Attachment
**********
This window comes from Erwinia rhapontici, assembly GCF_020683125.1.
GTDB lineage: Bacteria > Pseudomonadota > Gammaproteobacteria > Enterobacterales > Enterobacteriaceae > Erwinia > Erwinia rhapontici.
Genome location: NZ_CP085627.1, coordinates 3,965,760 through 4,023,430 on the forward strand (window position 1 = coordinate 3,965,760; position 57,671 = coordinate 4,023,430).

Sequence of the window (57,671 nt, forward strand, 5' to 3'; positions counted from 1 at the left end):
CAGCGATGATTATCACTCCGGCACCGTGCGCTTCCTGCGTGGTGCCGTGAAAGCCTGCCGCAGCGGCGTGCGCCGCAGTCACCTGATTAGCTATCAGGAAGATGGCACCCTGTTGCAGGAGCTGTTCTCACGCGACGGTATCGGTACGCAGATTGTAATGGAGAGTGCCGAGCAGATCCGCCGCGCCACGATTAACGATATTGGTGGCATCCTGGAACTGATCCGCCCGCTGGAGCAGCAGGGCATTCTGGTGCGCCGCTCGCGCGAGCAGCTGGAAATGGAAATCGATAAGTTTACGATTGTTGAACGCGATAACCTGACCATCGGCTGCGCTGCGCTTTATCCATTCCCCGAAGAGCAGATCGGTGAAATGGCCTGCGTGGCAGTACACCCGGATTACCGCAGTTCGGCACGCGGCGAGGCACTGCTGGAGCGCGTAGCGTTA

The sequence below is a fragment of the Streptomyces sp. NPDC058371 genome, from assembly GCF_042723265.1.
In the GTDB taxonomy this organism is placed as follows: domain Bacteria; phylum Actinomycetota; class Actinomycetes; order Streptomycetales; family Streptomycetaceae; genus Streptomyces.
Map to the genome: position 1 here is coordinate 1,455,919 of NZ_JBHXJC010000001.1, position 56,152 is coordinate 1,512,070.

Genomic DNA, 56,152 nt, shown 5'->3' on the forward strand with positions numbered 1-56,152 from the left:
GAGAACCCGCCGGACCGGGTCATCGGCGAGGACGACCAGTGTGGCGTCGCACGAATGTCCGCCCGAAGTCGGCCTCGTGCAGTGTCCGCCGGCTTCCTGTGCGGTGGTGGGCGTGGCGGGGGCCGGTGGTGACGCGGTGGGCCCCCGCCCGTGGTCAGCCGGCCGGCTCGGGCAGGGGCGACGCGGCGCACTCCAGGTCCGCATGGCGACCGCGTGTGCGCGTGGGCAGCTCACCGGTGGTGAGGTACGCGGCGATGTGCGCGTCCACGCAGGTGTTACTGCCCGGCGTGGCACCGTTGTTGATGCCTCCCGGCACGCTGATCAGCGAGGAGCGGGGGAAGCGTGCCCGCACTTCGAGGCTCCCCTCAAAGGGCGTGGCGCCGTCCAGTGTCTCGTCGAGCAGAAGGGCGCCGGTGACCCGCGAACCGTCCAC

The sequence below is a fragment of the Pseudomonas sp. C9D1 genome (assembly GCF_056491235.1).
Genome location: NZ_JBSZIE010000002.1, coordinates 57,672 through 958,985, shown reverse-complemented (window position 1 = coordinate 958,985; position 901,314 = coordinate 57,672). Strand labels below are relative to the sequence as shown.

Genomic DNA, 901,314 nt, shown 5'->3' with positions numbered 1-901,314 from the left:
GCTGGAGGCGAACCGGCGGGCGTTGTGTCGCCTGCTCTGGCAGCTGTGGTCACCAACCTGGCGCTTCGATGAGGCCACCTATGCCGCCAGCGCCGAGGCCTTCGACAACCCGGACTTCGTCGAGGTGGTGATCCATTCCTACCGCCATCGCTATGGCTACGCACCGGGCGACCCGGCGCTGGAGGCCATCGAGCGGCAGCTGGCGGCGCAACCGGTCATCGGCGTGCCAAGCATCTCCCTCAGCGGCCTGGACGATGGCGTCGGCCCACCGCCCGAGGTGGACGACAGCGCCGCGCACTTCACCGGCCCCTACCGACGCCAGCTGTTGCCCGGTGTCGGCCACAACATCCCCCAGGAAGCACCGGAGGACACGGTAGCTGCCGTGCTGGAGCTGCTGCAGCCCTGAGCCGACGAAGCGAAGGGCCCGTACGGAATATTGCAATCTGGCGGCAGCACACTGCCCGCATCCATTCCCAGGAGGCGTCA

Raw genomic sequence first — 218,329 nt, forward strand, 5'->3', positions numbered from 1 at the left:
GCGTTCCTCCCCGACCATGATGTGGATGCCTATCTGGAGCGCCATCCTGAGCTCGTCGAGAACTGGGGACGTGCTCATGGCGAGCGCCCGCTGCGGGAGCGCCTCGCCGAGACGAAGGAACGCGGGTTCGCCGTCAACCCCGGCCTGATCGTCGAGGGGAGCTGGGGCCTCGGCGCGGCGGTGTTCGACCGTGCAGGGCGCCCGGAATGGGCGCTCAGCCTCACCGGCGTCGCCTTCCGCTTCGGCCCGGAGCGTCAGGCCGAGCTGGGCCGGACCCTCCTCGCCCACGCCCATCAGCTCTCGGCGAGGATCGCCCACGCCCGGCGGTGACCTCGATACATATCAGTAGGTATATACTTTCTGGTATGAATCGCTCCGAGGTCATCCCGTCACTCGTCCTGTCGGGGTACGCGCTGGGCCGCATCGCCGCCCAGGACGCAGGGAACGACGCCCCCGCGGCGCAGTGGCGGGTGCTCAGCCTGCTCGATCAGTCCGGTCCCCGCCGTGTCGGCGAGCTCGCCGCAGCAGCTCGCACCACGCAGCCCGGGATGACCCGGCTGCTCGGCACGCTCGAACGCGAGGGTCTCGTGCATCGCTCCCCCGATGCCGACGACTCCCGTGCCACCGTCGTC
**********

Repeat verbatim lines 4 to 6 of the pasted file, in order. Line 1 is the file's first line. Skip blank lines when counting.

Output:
Sequence of the window (57,671 nt, forward strand, 5' to 3'; positions counted from 1 at the left end):
CAGCGATGATTATCACTCCGGCACCGTGCGCTTCCTGCGTGGTGCCGTGAAAGCCTGCCGCAGCGGCGTGCGCCGCAGTCACCTGATTAGCTATCAGGAAGATGGCACCCTGTTGCAGGAGCTGTTCTCACGCGACGGTATCGGTACGCAGATTGTAATGGAGAGTGCCGAGCAGATCCGCCGCGCCACGATTAACGATATTGGTGGCATCCTGGAACTGATCCGCCCGCTGGAGCAGCAGGGCATTCTGGTGCGCCGCTCGCGCGAGCAGCTGGAAATGGAAATCGATAAGTTTACGATTGTTGAACGCGATAACCTGACCATCGGCTGCGCTGCGCTTTATCCATTCCCCGAAGAGCAGATCGGTGAAATGGCCTGCGTGGCAGTACACCCGGATTACCGCAGTTCGGCACGCGGCGAGGCACTGCTGGAGCGCGTAGCGTTA

The sequence below is a fragment of the Streptomyces sp. NPDC058371 genome, from assembly GCF_042723265.1.